Knowledge Management for Development (KM4D)

Knowledge Management for Development (KM4D)

Alexander G. Flor (University of the Philippines, Philippines)
DOI: 10.4018/978-1-5225-7659-4.ch031


Knowledge management began in the private sector but has since been adopted by governments and international development agencies alike. In the mid-nineties, Stephen Denning established the Knowledge Management Program of the World Bank, which has served as the model for applying KM to international development assistance or KM4D. This chapter differentiates corporate KM from KM4D. It presents a typology and enumerates KM4D sectors and themes used by the international development assistance community in the past two and a half decades.
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Among the first to apply knowledge management to the development agenda and the public sphere was Stephen Denning, who headed the Knowledge Management Program of the World Bank. Denning (2000) employed a technique which he calls organizational storytelling to champion KM among his colleagues. He presents the beginnings of the KM4D narrative in the following account:

As a manager in the World Bank in 1996, I had been trying to communicate the idea of knowledge management and to get people to understand and to implement it. At that time in that organization, knowledge management was a strange and generally incomprehensible idea. I used the traditional methods of communicating with no success… In my desperation, I was willing to try anything and eventually I stumbled on the power of a story, such as the following: “In June 1995, a health worker in a tiny town in Zambia logged on to the website for the Center for Disease Control in Atlanta Georgia and got the answer to a question on how to treat malaria….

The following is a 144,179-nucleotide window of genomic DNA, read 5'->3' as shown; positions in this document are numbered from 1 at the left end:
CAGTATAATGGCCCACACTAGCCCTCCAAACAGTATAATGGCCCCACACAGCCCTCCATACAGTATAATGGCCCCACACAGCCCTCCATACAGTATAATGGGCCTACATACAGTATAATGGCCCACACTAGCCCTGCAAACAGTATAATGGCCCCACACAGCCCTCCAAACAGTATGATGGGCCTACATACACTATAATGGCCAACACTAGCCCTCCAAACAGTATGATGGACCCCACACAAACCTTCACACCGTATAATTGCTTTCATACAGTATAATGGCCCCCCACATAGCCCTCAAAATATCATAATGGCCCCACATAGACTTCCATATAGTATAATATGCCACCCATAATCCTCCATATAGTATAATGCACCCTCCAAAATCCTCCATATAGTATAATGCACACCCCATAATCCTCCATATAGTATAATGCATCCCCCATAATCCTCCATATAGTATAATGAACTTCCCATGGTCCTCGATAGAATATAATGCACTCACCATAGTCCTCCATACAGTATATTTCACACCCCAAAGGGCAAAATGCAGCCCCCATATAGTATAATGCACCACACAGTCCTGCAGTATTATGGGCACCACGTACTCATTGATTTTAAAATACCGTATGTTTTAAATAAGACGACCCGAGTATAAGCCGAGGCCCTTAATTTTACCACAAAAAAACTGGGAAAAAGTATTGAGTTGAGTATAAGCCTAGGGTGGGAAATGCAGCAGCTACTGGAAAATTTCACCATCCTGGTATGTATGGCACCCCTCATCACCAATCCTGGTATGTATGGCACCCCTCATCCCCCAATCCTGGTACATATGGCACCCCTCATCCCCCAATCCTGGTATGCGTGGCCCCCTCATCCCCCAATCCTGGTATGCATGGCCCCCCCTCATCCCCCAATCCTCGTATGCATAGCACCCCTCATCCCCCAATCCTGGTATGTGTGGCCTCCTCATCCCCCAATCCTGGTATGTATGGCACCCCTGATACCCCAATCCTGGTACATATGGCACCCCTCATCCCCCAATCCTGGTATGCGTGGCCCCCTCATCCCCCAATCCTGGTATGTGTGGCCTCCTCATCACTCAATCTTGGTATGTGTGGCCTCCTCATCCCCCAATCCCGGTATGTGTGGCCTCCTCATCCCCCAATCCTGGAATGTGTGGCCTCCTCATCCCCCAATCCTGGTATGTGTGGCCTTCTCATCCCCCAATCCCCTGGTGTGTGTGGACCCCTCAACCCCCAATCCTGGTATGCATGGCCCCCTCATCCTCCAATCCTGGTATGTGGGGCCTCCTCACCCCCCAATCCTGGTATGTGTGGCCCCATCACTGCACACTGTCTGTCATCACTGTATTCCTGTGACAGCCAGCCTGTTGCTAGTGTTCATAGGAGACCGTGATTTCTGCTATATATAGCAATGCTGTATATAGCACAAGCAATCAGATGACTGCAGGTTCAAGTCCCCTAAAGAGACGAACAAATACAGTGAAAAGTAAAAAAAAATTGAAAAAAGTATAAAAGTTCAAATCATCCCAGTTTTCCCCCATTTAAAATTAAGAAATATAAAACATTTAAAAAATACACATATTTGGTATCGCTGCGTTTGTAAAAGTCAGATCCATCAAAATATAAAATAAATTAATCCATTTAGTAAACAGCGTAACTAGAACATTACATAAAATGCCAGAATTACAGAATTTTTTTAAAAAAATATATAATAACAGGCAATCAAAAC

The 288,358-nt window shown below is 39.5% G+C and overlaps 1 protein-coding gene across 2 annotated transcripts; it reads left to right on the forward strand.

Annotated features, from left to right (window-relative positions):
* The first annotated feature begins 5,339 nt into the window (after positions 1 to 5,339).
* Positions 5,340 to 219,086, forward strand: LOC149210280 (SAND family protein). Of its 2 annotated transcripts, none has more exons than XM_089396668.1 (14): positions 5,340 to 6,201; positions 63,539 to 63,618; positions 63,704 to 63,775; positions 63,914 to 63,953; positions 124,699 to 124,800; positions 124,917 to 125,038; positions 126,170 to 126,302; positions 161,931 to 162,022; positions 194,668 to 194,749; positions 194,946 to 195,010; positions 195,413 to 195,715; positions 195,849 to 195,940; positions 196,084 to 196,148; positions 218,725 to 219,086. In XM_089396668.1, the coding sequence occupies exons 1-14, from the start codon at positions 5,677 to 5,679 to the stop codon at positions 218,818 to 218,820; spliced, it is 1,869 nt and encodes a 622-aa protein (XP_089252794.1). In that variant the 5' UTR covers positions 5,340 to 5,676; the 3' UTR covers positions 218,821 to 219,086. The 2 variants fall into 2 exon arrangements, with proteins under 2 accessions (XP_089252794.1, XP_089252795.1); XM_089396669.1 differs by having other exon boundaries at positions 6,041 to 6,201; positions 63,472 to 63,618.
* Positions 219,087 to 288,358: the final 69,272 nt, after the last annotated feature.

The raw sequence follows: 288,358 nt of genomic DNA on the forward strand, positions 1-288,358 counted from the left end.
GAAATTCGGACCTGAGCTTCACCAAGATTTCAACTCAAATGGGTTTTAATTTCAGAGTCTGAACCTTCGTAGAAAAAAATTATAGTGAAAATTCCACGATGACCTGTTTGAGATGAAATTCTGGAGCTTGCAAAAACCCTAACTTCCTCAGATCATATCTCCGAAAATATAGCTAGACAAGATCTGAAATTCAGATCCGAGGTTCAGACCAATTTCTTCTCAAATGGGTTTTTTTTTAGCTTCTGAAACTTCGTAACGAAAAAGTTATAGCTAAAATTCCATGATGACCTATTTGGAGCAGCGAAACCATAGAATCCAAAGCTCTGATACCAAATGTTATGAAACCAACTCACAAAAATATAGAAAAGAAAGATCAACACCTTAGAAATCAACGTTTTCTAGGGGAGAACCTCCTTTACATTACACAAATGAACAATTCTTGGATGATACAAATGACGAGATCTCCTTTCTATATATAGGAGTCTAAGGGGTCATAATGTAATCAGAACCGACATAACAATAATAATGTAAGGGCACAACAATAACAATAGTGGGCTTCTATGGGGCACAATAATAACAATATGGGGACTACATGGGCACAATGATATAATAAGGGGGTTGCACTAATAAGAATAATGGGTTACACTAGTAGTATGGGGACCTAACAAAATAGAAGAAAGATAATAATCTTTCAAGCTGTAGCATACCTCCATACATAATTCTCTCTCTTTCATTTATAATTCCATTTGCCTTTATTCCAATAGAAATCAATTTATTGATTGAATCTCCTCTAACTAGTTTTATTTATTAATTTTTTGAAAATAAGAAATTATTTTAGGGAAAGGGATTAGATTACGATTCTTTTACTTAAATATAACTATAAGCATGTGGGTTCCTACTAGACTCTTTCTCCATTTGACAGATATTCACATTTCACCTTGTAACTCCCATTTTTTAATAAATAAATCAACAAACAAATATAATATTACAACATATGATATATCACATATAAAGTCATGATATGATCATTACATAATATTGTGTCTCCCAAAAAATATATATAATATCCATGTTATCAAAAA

This was June 1995, not June 2001. This was not the capital of Zambia but a tiny place six hundred kilometers away. This was not a rich country: this was Zambia, one of the poorest countries in the world. But the most important part of this picture for us in the World Bank is this: the World Bank isn't in the picture. The World Bank doesn't have its know-how accessible to all the millions of people who made decisions about poverty. But just imagine if it had...This story had helped galvanize staff and managers to imagine a different kind of future for the organization and to set about implementing it. Once knowledge management became an official corporate strategy later that year, I continued to use similar stories to reinforce and continue the change. The efforts were successful: by 2000, the World Bank was benchmarked as a world leader in knowledge management. (Denning, 2000)

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